Meet Janina Pedan – the pioneering set designer taking the fashion industry by storm.
She is softly spoken, each of her sentences thoroughly considered; she is magnetic in her unassuming charm. The body of her work shows parity to her physical presence: it is thoughtful and precise, never overwrought, always respectful of the creations it supports. Whether she is creating a Japanese-inspired set for AnOther Magazine’s Lea Seydoux cover story, or the window displays and assortment of furnishings for Simone Rocha’s Mount Street store, her work is simultaneously quiet yet powerful: through its economy, it speaks volumes. In an industry that can often be seen to celebrate a brash loudness, it is utterly refreshing. “In fashion, you meet so many people with attitude,” she reflects. “They’re so unnecessarily horrible and have this really strong hierarchical approach about where you belong. That’s so discouraging; if you have creative intentions – especially if you’re new – then you want to try things out, and see if it works. You need to have someone open-minded to pick up on that; . I feel like only a few are doing something meaningful, somehow, not just putting out a ton of collections or pictures.”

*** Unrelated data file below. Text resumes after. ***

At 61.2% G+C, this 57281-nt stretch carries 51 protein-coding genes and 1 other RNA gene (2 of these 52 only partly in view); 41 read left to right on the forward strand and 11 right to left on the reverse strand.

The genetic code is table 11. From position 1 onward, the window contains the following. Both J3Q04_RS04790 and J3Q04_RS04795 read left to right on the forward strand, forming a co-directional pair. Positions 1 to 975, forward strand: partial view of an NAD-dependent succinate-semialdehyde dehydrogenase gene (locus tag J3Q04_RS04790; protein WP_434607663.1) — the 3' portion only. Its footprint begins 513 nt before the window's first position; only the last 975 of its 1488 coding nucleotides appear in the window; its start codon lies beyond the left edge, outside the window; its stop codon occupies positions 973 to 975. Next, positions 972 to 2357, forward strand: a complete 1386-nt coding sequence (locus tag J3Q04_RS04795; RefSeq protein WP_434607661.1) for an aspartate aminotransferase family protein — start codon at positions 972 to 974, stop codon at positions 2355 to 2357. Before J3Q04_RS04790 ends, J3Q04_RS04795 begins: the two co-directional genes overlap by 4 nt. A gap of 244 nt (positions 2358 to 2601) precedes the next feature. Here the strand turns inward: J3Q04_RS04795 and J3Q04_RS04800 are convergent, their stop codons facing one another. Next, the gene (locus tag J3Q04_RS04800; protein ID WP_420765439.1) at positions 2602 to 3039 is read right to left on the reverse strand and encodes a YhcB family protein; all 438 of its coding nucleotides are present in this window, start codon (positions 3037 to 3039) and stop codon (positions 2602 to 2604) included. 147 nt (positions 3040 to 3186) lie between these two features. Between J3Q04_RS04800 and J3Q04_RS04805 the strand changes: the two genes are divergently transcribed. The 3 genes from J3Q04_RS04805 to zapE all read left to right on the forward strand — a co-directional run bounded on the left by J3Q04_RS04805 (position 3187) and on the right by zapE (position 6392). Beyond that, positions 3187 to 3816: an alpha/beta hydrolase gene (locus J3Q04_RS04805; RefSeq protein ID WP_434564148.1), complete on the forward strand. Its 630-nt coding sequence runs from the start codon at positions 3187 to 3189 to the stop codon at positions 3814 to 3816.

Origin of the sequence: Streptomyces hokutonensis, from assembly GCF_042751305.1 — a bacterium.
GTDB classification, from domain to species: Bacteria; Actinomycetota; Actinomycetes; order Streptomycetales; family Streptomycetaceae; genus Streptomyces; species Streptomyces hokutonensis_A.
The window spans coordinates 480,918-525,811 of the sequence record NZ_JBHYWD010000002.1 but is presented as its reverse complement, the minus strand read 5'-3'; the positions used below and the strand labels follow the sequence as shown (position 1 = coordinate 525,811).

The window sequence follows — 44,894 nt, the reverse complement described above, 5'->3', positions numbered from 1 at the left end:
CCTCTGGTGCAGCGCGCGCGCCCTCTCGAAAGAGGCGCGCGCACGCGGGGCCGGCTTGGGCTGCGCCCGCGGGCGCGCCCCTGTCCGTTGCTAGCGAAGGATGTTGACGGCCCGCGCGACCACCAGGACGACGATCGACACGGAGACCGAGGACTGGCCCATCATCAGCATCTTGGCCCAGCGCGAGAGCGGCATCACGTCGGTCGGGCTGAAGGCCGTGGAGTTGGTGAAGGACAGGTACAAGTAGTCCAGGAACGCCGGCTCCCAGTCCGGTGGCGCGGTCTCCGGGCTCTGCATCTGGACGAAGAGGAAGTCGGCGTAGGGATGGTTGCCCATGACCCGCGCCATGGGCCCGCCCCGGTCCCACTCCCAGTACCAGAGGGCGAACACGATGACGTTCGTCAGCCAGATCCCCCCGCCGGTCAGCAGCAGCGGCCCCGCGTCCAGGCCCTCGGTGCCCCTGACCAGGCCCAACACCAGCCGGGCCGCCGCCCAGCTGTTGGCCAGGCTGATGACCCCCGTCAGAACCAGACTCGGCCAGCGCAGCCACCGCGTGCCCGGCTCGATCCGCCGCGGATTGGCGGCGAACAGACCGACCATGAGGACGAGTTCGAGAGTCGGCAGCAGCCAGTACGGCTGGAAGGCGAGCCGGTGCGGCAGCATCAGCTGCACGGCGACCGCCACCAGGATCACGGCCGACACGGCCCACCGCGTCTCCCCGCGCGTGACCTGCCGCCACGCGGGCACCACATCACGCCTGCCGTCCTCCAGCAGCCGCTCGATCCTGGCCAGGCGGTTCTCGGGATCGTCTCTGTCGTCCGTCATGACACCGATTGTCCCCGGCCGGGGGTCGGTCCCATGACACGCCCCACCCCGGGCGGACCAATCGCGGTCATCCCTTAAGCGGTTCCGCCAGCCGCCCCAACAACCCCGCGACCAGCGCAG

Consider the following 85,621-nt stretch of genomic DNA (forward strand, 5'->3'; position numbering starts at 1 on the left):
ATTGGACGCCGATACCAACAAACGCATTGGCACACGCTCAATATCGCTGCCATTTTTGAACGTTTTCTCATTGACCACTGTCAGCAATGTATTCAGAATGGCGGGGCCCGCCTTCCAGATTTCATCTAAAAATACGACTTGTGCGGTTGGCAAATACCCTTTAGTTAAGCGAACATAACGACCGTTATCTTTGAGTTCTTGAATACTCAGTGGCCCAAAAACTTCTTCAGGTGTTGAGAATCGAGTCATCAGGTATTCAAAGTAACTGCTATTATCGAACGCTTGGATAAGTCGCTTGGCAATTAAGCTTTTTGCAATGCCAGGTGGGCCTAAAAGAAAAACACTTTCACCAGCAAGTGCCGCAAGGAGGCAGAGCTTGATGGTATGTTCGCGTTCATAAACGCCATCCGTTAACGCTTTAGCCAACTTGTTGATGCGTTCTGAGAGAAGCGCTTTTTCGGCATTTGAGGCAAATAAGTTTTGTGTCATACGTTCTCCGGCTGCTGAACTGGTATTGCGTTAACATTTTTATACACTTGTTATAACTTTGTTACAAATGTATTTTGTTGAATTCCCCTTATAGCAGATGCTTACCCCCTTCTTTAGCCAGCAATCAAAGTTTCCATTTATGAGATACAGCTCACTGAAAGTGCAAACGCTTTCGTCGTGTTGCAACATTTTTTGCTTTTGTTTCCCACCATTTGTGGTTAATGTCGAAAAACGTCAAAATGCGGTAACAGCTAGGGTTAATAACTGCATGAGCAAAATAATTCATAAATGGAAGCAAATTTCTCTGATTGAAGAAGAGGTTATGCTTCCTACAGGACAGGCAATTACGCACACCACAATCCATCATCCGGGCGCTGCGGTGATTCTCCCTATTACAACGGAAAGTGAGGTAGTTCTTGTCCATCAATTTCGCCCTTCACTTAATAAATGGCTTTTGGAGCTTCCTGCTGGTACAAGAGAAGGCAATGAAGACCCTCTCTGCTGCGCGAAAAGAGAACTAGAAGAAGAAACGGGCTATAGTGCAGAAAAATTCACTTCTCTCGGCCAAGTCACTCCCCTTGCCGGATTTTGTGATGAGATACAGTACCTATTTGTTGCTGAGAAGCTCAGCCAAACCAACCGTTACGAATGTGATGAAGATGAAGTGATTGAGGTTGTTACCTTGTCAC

She studied Fine Art at Goldsmiths before being afforded a grant from the Swedish Art Council permitting her free creative reign. She now executes her set design with a similarly thoughtful approach. Born in Ukraine before moving to Sweden, London relieves Pedan from the “social claustrophobia” of Stockholm: She shares “in London, you just move from one area to the next and no one knows who you are. There’s a pleasurable type of freedom that comes with that.” It is this cosmopolitan eclecticism and openness that marks her work, and that of her collaborators, each challenging hegemony in their own unique way. “We were born into the world that we’re in,” she summates, “but it doesn’t mean we can’t try to change the situation, because it’s not working for the majority of the world. Some people might have something to lose if things change, but I don’t think creativity is one of them.”